Archaeological investigations were undertaken at multiple locations throughout Indianapolis as part of a large, high-profile cultural resource management project. One section of this project focused on the remains of an early twentieth-century neighborhood, currently an urban park. As part of the archaeological investigations conducted within the park, archaeologists experimented with the use of a vacuum truck, which uses compressed air to excavate sediments. Excavation with the vacuum truck was found to be faster and less expensive when compared to traditional hand excavation methods. Artifact recovery was consistent with traditional methods, though resulted in slightly less artifact damage. The vacuum truck was able to excavate deeper within a smaller surface area than possible with hand methods, allowing archaeologists to see beneath dense deposits of urban fill. It is recommended that this excavation method be utilized in urban archaeological settings.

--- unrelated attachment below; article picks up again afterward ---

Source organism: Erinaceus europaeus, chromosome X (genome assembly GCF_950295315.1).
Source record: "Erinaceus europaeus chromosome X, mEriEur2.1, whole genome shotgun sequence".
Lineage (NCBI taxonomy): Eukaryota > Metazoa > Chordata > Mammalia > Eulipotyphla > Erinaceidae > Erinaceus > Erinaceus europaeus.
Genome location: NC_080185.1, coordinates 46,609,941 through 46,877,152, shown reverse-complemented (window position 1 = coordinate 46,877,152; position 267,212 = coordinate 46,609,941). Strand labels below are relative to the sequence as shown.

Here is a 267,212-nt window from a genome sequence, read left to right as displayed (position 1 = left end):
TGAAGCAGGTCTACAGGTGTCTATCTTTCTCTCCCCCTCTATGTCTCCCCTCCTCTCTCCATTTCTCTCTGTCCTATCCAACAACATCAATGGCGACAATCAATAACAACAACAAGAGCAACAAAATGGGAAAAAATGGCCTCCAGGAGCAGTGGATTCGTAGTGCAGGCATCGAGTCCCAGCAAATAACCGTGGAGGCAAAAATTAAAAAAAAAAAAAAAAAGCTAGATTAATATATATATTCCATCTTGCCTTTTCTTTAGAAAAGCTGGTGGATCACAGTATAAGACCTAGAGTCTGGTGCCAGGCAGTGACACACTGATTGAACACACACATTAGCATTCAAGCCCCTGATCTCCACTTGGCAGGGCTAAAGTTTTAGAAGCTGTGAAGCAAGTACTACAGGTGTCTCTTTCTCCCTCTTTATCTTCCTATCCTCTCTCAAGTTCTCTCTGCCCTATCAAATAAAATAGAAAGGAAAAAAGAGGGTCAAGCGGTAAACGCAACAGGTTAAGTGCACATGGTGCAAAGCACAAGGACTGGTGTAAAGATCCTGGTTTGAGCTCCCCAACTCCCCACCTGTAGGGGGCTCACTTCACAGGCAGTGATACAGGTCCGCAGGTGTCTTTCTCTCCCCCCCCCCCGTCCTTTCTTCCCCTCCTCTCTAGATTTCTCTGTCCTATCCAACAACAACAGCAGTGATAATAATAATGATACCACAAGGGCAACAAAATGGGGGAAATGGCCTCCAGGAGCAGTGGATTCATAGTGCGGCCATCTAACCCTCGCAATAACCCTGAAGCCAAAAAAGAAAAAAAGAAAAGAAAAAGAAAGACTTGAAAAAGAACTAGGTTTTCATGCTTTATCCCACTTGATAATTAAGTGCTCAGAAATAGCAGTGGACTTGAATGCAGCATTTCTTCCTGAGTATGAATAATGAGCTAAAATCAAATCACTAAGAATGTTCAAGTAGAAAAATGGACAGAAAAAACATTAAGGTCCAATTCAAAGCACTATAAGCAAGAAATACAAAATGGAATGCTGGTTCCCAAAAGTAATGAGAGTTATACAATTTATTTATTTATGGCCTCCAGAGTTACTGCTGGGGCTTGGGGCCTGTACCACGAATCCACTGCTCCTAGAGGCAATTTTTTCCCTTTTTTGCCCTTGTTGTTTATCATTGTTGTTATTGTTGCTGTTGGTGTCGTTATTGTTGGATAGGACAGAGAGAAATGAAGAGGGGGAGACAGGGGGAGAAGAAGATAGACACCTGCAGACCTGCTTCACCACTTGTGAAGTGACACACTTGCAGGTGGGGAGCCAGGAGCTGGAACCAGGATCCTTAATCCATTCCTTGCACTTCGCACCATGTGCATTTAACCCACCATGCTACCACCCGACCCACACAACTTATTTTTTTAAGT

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Thesis advisor: Driver, Jonathan
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